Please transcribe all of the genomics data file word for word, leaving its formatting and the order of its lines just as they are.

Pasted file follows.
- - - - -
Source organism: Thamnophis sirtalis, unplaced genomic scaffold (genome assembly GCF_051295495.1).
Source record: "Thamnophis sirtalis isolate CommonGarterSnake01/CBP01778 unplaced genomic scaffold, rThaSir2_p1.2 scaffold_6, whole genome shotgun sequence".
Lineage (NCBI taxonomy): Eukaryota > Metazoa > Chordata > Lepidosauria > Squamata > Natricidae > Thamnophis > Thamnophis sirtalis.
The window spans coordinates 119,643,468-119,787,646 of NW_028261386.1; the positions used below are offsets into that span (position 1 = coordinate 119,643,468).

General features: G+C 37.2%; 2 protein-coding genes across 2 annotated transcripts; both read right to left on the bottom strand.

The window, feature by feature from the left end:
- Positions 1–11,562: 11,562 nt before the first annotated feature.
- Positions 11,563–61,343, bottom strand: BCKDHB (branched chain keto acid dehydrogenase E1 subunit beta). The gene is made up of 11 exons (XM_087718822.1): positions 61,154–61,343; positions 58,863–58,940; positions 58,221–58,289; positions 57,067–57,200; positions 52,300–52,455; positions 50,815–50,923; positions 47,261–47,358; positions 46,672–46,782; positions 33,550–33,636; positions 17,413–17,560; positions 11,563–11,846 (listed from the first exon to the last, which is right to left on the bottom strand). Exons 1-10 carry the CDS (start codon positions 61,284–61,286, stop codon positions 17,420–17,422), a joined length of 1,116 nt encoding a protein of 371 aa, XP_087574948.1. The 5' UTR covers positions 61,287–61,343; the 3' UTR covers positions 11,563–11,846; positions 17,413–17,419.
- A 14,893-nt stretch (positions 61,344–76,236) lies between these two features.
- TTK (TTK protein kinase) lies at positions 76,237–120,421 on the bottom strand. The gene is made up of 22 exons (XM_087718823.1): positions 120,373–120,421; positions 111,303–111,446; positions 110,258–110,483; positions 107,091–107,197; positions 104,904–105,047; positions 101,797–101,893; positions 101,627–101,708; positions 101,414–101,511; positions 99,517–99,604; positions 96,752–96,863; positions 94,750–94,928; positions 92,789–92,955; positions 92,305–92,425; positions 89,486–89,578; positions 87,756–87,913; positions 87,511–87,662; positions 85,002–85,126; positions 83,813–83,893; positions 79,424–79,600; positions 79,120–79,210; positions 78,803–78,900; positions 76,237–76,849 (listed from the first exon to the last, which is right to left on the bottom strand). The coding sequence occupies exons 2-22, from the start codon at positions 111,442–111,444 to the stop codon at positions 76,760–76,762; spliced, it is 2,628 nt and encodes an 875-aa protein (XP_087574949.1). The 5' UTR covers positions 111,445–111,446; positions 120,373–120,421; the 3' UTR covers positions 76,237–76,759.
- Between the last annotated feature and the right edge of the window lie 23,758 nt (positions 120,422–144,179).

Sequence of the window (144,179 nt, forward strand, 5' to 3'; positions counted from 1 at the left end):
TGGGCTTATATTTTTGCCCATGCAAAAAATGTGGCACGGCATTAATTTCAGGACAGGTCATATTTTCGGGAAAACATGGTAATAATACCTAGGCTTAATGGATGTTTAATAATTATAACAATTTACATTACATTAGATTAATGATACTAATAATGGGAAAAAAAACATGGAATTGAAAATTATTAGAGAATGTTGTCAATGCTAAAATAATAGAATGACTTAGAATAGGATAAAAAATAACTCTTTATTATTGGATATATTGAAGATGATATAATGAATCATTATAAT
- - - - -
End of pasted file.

Source organism: Thamnophis sirtalis, unplaced genomic scaffold (genome assembly GCF_051295495.1).
Source record: "Thamnophis sirtalis isolate CommonGarterSnake01/CBP01778 unplaced genomic scaffold, rThaSir2_p1.2 scaffold_6, whole genome shotgun sequence".
Lineage (NCBI taxonomy): Eukaryota > Metazoa > Chordata > Lepidosauria > Squamata > Natricidae > Thamnophis > Thamnophis sirtalis.
The window spans coordinates 119,643,468-119,787,646 of NW_028261386.1; the positions used below are offsets into that span (position 1 = coordinate 119,643,468).

General features: G+C 37.2%; 2 protein-coding genes across 2 annotated transcripts; both read right to left on the bottom strand.

The window, feature by feature from the left end:
- Positions 1–11,562: 11,562 nt before the first annotated feature.
- Positions 11,563–61,343, bottom strand: BCKDHB (branched chain keto acid dehydrogenase E1 subunit beta). The gene is made up of 11 exons (XM_087718822.1): positions 61,154–61,343; positions 58,863–58,940; positions 58,221–58,289; positions 57,067–57,200; positions 52,300–52,455; positions 50,815–50,923; positions 47,261–47,358; positions 46,672–46,782; positions 33,550–33,636; positions 17,413–17,560; positions 11,563–11,846 (listed from the first exon to the last, which is right to left on the bottom strand). Exons 1-10 carry the CDS (start codon positions 61,284–61,286, stop codon positions 17,420–17,422), a joined length of 1,116 nt encoding a protein of 371 aa, XP_087574948.1. The 5' UTR covers positions 61,287–61,343; the 3' UTR covers positions 11,563–11,846; positions 17,413–17,419.
- A 14,893-nt stretch (positions 61,344–76,236) lies between these two features.
- TTK (TTK protein kinase) lies at positions 76,237–120,421 on the bottom strand. The gene is made up of 22 exons (XM_087718823.1): positions 120,373–120,421; positions 111,303–111,446; positions 110,258–110,483; positions 107,091–107,197; positions 104,904–105,047; positions 101,797–101,893; positions 101,627–101,708; positions 101,414–101,511; positions 99,517–99,604; positions 96,752–96,863; positions 94,750–94,928; positions 92,789–92,955; positions 92,305–92,425; positions 89,486–89,578; positions 87,756–87,913; positions 87,511–87,662; positions 85,002–85,126; positions 83,813–83,893; positions 79,424–79,600; positions 79,120–79,210; positions 78,803–78,900; positions 76,237–76,849 (listed from the first exon to the last, which is right to left on the bottom strand). The coding sequence occupies exons 2-22, from the start codon at positions 111,442–111,444 to the stop codon at positions 76,760–76,762; spliced, it is 2,628 nt and encodes an 875-aa protein (XP_087574949.1). The 5' UTR covers positions 111,445–111,446; positions 120,373–120,421; the 3' UTR covers positions 76,237–76,759.
- Between the last annotated feature and the right edge of the window lie 23,758 nt (positions 120,422–144,179).

Sequence of the window (144,179 nt, forward strand, 5' to 3'; positions counted from 1 at the left end):
TGGGCTTATATTTTTGCCCATGCAAAAAATGTGGCACGGCATTAATTTCAGGACAGGTCATATTTTCGGGAAAACATGGTAATAATACCTAGGCTTAATGGATGTTTAATAATTATAACAATTTACATTACATTAGATTAATGATACTAATAATGGGAAAAAAAACATGGAATTGAAAATTATTAGAGAATGTTGTCAATGCTAAAATAATAGAATGACTTAGAATAGGATAAAAAATAACTCTTTATTATTGGATATATTGAAGATGATATAATGAATCATTATAAT